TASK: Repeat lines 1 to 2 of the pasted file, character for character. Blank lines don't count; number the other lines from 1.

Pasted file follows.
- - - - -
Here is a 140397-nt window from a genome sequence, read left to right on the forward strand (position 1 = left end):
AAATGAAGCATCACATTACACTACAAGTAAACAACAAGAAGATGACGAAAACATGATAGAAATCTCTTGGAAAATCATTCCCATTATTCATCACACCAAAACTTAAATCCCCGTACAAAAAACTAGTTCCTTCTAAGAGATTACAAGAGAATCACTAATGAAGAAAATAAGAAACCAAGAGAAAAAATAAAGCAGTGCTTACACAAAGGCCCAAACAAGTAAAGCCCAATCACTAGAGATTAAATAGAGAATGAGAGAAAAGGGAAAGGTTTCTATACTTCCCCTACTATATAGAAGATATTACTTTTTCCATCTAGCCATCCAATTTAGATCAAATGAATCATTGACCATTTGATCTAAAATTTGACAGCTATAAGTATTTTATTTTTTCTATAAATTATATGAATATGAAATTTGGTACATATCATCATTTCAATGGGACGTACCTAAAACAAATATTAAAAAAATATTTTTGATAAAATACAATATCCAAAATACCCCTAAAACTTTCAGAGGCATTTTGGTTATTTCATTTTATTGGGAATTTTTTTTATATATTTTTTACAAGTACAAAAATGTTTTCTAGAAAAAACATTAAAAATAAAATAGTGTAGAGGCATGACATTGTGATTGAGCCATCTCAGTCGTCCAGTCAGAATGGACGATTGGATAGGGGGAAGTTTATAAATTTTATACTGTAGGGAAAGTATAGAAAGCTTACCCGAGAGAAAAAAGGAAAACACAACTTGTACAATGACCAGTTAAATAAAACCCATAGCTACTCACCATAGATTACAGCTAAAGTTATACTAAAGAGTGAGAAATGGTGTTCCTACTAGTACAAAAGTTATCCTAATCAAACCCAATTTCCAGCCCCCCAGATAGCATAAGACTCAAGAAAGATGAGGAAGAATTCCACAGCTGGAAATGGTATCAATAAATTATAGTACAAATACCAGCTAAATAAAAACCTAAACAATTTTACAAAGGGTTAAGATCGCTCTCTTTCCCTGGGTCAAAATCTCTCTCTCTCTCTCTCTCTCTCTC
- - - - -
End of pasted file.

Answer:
Here is a 140397-nt window from a genome sequence, read left to right on the forward strand (position 1 = left end):
AAATGAAGCATCACATTACACTACAAGTAAACAACAAGAAGATGACGAAAACATGATAGAAATCTCTTGGAAAATCATTCCCATTATTCATCACACCAAAACTTAAATCCCCGTACAAAAAACTAGTTCCTTCTAAGAGATTACAAGAGAATCACTAATGAAGAAAATAAGAAACCAAGAGAAAAAATAAAGCAGTGCTTACACAAAGGCCCAAACAAGTAAAGCCCAATCACTAGAGATTAAATAGAGAATGAGAGAAAAGGGAAAGGTTTCTATACTTCCCCTACTATATAGAAGATATTACTTTTTCCATCTAGCCATCCAATTTAGATCAAATGAATCATTGACCATTTGATCTAAAATTTGACAGCTATAAGTATTTTATTTTTTCTATAAATTATATGAATATGAAATTTGGTACATATCATCATTTCAATGGGACGTACCTAAAACAAATATTAAAAAAATATTTTTGATAAAATACAATATCCAAAATACCCCTAAAACTTTCAGAGGCATTTTGGTTATTTCATTTTATTGGGAATTTTTTTTATATATTTTTTACAAGTACAAAAATGTTTTCTAGAAAAAACATTAAAAATAAAATAGTGTAGAGGCATGACATTGTGATTGAGCCATCTCAGTCGTCCAGTCAGAATGGACGATTGGATAGGGGGAAGTTTATAAATTTTATACTGTAGGGAAAGTATAGAAAGCTTACCCGAGAGAAAAAAGGAAAACACAACTTGTACAATGACCAGTTAAATAAAACCCATAGCTACTCACCATAGATTACAGCTAAAGTTATACTAAAGAGTGAGAAATGGTGTTCCTACTAGTACAAAAGTTATCCTAATCAAACCCAATTTCCAGCCCCCCAGATAGCATAAGACTCAAGAAAGATGAGGAAGAATTCCACAGCTGGAAATGGTATCAATAAATTATAGTACAAATACCAGCTAAATAAAAACCTAAACAATTTTACAAAGGGTTAAGATCGCTCTCTTTCCCTGGGTCAAAATCTCTCTCTCTCTCTCTCTCTCTCTC